- Women's to-do lists can often make six weeks of stress-filled days and evenings.
- The APA reported nearly half of all women have no holiday me-time, feeling fatigued with somatic complaints, low energy, and low sex drive.
- Develop newer, good-enough habits to replace stress-filled, sometimes perfectionistic, and older holiday traditions.
Our parents pictured Norman Rockwell scenes for that ever-so-perfect holiday gathering. Today, we look to the Hallmark Channel, which airs a particular festive formula: Leave the big city for rural Yuletide fun. Add some threat or person standing in the way, or maybe naughtiness that steals nice. Wrap it all up with great scenery, good-looking characters who escape by the fireplace, and the promise of romance.1
The formula has spawned a cottage industry; streaming platforms have jumped onboard marketing holiday flicks. Baltimore Ravens Coach John Harbaugh said, “I’m a Hallmark movie guy. I just like the stories. It makes me feel good about the world.”2
There exist copious benefits from losing oneself in a good book or novel.3 TV and films, too. All increase our dopamine and oxytocin, the feel-good hormones. Escape, it appears, is great for both genders, especially in a season of hassle and hustle. Self-care like this mitigates the risk of seasonal affective syndrome or disorder.4 Yet, it requires the one commodity most women lack: Time.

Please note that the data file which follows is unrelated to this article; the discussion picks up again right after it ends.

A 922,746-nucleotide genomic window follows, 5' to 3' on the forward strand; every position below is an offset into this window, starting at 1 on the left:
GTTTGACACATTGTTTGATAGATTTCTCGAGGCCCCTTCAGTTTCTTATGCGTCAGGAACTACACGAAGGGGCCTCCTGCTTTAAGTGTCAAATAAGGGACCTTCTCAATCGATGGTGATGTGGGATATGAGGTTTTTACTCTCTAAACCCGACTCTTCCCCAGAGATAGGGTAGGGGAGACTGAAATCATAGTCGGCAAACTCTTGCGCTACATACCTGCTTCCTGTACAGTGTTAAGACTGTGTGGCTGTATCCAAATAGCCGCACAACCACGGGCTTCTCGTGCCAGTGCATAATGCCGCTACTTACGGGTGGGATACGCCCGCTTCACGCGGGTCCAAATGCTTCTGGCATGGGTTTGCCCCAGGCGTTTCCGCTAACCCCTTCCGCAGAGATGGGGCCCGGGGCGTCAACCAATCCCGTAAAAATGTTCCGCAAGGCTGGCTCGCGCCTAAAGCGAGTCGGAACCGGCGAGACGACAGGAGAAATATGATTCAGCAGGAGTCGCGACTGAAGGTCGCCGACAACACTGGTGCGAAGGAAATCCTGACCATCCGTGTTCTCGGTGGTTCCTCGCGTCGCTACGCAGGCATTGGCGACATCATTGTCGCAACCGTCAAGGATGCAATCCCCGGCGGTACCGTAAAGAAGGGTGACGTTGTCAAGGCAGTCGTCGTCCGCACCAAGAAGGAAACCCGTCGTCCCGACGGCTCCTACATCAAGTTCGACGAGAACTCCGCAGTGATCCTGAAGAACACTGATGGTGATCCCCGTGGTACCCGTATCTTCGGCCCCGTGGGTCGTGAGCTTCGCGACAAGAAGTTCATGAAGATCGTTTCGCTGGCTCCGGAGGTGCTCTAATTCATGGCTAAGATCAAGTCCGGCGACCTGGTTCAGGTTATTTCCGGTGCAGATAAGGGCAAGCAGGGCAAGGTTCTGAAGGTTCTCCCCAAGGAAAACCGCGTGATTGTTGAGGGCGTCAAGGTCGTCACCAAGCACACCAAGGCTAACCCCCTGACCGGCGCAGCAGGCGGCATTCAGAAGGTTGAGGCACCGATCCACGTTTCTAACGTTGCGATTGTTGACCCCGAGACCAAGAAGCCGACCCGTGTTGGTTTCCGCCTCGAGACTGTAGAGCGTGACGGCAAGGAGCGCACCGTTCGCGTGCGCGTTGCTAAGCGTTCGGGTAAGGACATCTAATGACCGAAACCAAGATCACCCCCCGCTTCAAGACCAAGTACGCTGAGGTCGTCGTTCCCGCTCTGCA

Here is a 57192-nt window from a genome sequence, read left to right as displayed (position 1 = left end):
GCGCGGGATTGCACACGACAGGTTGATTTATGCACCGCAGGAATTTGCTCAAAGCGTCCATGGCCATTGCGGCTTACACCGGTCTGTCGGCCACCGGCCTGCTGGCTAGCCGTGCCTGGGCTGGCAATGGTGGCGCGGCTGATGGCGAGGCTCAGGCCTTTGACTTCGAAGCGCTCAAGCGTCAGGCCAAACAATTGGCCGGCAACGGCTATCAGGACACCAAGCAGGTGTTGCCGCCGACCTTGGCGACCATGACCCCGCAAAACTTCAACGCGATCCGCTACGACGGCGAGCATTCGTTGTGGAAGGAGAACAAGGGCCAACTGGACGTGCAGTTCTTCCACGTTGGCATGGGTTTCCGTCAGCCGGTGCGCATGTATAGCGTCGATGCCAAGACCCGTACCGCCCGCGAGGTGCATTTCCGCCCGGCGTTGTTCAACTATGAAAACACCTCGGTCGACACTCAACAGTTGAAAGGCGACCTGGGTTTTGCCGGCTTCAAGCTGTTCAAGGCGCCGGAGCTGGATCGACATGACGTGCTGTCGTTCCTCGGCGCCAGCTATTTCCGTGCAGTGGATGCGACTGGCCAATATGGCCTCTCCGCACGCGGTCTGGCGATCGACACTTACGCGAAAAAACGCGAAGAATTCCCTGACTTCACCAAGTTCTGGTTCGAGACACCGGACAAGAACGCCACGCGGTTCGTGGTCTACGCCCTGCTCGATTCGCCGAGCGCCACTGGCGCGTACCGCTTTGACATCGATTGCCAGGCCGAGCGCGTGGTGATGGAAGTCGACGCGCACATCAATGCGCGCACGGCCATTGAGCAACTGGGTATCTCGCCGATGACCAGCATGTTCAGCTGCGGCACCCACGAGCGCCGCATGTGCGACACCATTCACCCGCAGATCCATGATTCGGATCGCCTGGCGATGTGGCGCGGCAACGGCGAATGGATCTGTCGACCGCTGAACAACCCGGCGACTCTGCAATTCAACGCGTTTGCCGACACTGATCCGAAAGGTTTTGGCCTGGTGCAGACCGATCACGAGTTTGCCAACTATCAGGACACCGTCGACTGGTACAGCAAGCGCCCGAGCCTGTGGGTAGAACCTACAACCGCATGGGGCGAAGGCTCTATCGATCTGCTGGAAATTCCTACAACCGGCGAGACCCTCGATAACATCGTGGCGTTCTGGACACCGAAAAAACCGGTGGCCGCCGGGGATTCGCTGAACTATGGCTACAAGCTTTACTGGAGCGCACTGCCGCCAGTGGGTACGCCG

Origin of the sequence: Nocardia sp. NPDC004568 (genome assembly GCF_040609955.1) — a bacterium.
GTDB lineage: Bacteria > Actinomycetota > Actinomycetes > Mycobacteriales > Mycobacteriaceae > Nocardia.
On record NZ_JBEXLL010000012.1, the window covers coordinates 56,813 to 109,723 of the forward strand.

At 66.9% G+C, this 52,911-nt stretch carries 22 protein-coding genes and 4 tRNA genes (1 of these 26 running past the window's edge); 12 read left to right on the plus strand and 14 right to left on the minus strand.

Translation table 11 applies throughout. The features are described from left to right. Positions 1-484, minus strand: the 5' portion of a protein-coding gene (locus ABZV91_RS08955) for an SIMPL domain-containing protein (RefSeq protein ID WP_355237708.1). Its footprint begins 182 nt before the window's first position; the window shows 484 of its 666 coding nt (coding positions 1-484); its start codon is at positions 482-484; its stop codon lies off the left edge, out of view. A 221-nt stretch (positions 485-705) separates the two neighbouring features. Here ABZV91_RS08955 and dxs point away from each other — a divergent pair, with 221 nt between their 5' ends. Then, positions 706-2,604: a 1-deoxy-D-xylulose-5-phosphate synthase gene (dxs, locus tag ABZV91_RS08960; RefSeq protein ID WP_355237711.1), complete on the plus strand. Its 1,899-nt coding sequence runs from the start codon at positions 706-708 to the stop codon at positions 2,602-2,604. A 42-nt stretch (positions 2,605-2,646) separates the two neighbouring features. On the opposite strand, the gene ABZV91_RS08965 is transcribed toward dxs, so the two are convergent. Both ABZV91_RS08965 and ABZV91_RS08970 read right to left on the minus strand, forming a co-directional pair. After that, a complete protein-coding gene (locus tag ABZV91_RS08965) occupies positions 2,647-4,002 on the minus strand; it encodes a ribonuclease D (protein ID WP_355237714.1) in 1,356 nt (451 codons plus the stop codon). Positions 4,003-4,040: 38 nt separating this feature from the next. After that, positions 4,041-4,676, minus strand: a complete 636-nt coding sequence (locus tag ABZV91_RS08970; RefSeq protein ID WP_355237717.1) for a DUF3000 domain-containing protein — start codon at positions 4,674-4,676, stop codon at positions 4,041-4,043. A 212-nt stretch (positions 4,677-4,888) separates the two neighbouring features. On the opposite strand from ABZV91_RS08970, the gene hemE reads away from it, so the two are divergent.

Women's to-do lists flow off the page in the quest for the most creative cookie exchange, the ugliest Christmas sweater, the best gifts…somewhere, anywhere. There are the fanciest package wrap, boxes, and cards for the post office, decorations to hang and display. No wonder therapists hear all about dread and difficult decisions each December.
Good Enough Rather Than Perfect
Holiday hassles and a quest for perfection put women at particular risk of burnout and poor health, according to a 2006 report from the American Psychological Association (APA). It leaves nearly half of all women in heightened stress feeling that there’s no time to kick back and relax.5 So much for that movie, right?